And somehow I doubt this will matter much to you at all. To those who harp on this and only this, what the man believes and what he's done, really isn't the issue. If you disagree with policy, that's one thing, but condemning him as a candidate because of what Kirchick wrote makes clear how susceptible you are to the image makers.
posted by BigSky at 12:39 PM on January 8, 2008


"It doesn't. This is a hit piece and these allegations were dealt with months ago in a number of places, including here. I'll just point out a couple of items of note. The linked article provides fuller treatment."

Fucking bullshit.

Read that piece again—no named sources for the information on the newsletters, appearing in a partisan crank newsfeed, with only Paul's denials? Fucking bullshit, and you're a fucking moron if it convinces you.

The TNR piece was a hatchet job, and a careful reading shows an intended representation of quotes in bad lights (there's a lot you could agree with there without being a racist, etc.), but not all hatchet jobs are unwarranted, and there's a lot there that can't be swept away by Paul saying, lah-di-fucking-dah, I'm an idiot and had no idea these bad people used my name like this. That's fucking bullshit of the first order, and for someone who keeps trying to make the public believe he's a straight shooter, it's fucking unacceptable. If you weren't such a goddamned Paultard, you'd see that.
posted by klangklangston at 1:38 PM on January 8, 2008


panamax,

You are using a very broad definition of civil liberties. I'm not sure that anything beyond the Bill of Rights should be considered one, or where the boundaries would end if we did stretch them beyond that. The 'right to privacy' is a bit of a contentious issue. While I'm largely sympathetic to the position of those using it, like the Commerce Clause, it can be used by federal judges to make law. For whatever it's worth, the use of the 'right to privacy' seems more justifiable in the anti-sodomy case than the rest. Legislating a consensual sex act illegal is invasive and oppressive on a level that goes beyond what I would consider acceptable variance between states. Obviously that isn't a legal argument but you are asking me to clarify a gray area. By and large, yes, I want different states to have the right to set different standards.

But when you talk about minorities having access to public facilities, the issue is equality before the law. And this is a separate issue. No matter how small federal government gets if there is going to be a legal baseline across the country, equality before the law has to be a part of it. Ron Paul has criticized some Civil Rights legislation for overstepping the bounds of the federal government, but I don't know of any criticism from him or any other libertarian of note on Brown v. Board of Education.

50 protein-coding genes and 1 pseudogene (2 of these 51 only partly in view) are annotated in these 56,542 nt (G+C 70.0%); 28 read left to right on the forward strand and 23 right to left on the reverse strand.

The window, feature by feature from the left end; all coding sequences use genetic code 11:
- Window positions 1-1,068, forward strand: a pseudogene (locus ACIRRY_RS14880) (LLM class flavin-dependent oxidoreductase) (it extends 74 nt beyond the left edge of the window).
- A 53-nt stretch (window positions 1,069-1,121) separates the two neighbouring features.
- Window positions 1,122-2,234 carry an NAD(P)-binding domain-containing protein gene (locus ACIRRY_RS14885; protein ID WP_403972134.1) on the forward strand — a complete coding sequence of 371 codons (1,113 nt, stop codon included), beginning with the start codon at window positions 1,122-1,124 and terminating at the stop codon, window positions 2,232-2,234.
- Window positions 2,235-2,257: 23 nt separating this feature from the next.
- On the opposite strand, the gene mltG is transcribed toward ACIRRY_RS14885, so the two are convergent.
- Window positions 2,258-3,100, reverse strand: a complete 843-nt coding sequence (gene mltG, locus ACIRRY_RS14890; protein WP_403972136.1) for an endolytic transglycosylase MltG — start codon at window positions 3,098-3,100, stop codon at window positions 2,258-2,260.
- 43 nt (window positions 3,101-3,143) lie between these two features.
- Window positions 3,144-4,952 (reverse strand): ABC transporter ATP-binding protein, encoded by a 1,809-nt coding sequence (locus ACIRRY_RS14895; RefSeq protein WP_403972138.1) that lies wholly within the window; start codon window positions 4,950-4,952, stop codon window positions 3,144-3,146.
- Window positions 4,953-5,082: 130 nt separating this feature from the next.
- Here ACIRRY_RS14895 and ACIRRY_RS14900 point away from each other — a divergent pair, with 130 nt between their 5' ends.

When it comes to libertarian issues the one I am probably the most passionate about is the Drug War. Of course I find the use of the Commerce Clause for over riding state legislation to be obnoxious. And I can see your criticism here of Rehnquist but not Paul. Even though he is socially conservative I don't see him looking to use federal powers to enforce his social vision. Just the opposite, take a look at some of his statements on drugs and gambling.

So, no he doesn't stand for a rollback of civil liberties, not at all. Some of what you're referring to is a gray area, and here I do disagree with Paul on sodomy laws. Another is irrelevant as I haven't seen any criticism of Brown v. Board of Education from Paul. And when it comes to drugs claiming that Paul and the rest want to use state's rights to reduce personal freedom is the exact opposite of his stated program. State's rights is the mechanism that will allow states to offer more freedom.
posted by BigSky at 11:46 AM on January 9, 2008


State's rights is the mechanism that will allow states to offer more freedom

Funny thing, BigSky, we can agree here to some extent. In my home state, California, the Feds have been a net negative as far as freedoms go, including an FBI raid on a legal grow up not more than a couple of miles from my house.

(Clinton's nominees to the SCOTUS may not have been beacons of freedom in the 90s, but they did have to get through the Senate so they were the most liberal the Republicans would pass.)

Having Ron Paul win and force through a bunch of big-L libertarians into the federal judiciary wouldn't be bad for me, personally, or my home country of California, or any of the Blue States + Montana, really.

The problem is the fucktastic Red States . . . the Bible Belt, batshit insane Texas where buying a fucking dildo is illegal, Kansas and Florida that have a love-hate relationship with Evolution.

Ron Paul is not just a big-L libertarian, he's also got that nasty, nasty social conservative side to his record.

My oft-stated opinion is that the Feds should be in the business of protecting individual liberties, like all those cool SCOTUS decisions and armed interventions in the South, and not limiting them except where bona-fide commerce clause issues come up.

Throwing out the baby with the bathwater WRT right-to-privacy would be a dip in the road to individual freedom.

Libertarians like us (hey, I'm a left-lib on my good days) need to remember that whole segments of this nation are dumbasses if not fucktards, eg. only about one in four people have even graduated college. I think I'll keep on the democratic-socialist side of the fence at least until this country is safe for big-L libertarianism.

I haven't seen any criticism of Brown v. Board of Education

niggaplease. Eisenhower sending in Federal troops to support the SCOTUS override of Kansas's state educational system is the apotheosis of Paulian dialectics about all that states rights BS.
posted by panamax at 10:41 PM on January 9, 2008


Also, note that I skipped over Roe v. Wade. It could prove to be a Missouri-Compromise style decision yet, but at any rate I don't think it's a States Rights issue like the dumb-ass Republican field claim. If abortion is murder then it should be illegal everywhere.
posted by panamax at 10:45 PM on January 9, 2008